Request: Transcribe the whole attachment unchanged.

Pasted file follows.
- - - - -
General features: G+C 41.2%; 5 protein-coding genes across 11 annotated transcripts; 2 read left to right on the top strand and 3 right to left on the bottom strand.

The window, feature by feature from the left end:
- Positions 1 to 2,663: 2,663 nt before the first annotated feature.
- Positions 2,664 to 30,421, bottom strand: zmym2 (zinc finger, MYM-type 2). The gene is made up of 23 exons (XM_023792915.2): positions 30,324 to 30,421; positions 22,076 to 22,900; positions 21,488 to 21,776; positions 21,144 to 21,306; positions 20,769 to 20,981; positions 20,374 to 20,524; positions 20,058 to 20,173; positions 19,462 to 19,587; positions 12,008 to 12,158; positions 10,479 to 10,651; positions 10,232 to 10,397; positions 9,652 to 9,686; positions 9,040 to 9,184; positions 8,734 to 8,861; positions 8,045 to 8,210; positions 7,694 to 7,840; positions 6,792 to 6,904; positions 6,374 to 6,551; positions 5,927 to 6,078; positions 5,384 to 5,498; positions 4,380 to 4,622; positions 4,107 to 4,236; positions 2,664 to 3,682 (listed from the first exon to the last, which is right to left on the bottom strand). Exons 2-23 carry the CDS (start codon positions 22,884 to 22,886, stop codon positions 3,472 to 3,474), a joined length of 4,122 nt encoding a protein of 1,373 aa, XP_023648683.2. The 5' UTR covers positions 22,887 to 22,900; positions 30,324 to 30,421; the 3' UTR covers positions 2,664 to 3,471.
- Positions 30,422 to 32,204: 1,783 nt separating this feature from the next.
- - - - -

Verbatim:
General features: G+C 41.2%; 5 protein-coding genes across 11 annotated transcripts; 2 read left to right on the top strand and 3 right to left on the bottom strand.

The window, feature by feature from the left end:
- Positions 1 to 2,663: 2,663 nt before the first annotated feature.
- Positions 2,664 to 30,421, bottom strand: zmym2 (zinc finger, MYM-type 2). The gene is made up of 23 exons (XM_023792915.2): positions 30,324 to 30,421; positions 22,076 to 22,900; positions 21,488 to 21,776; positions 21,144 to 21,306; positions 20,769 to 20,981; positions 20,374 to 20,524; positions 20,058 to 20,173; positions 19,462 to 19,587; positions 12,008 to 12,158; positions 10,479 to 10,651; positions 10,232 to 10,397; positions 9,652 to 9,686; positions 9,040 to 9,184; positions 8,734 to 8,861; positions 8,045 to 8,210; positions 7,694 to 7,840; positions 6,792 to 6,904; positions 6,374 to 6,551; positions 5,927 to 6,078; positions 5,384 to 5,498; positions 4,380 to 4,622; positions 4,107 to 4,236; positions 2,664 to 3,682 (listed from the first exon to the last, which is right to left on the bottom strand). Exons 2-23 carry the CDS (start codon positions 22,884 to 22,886, stop codon positions 3,472 to 3,474), a joined length of 4,122 nt encoding a protein of 1,373 aa, XP_023648683.2. The 5' UTR covers positions 22,887 to 22,900; positions 30,324 to 30,421; the 3' UTR covers positions 2,664 to 3,471.
- Positions 30,422 to 32,204: 1,783 nt separating this feature from the next.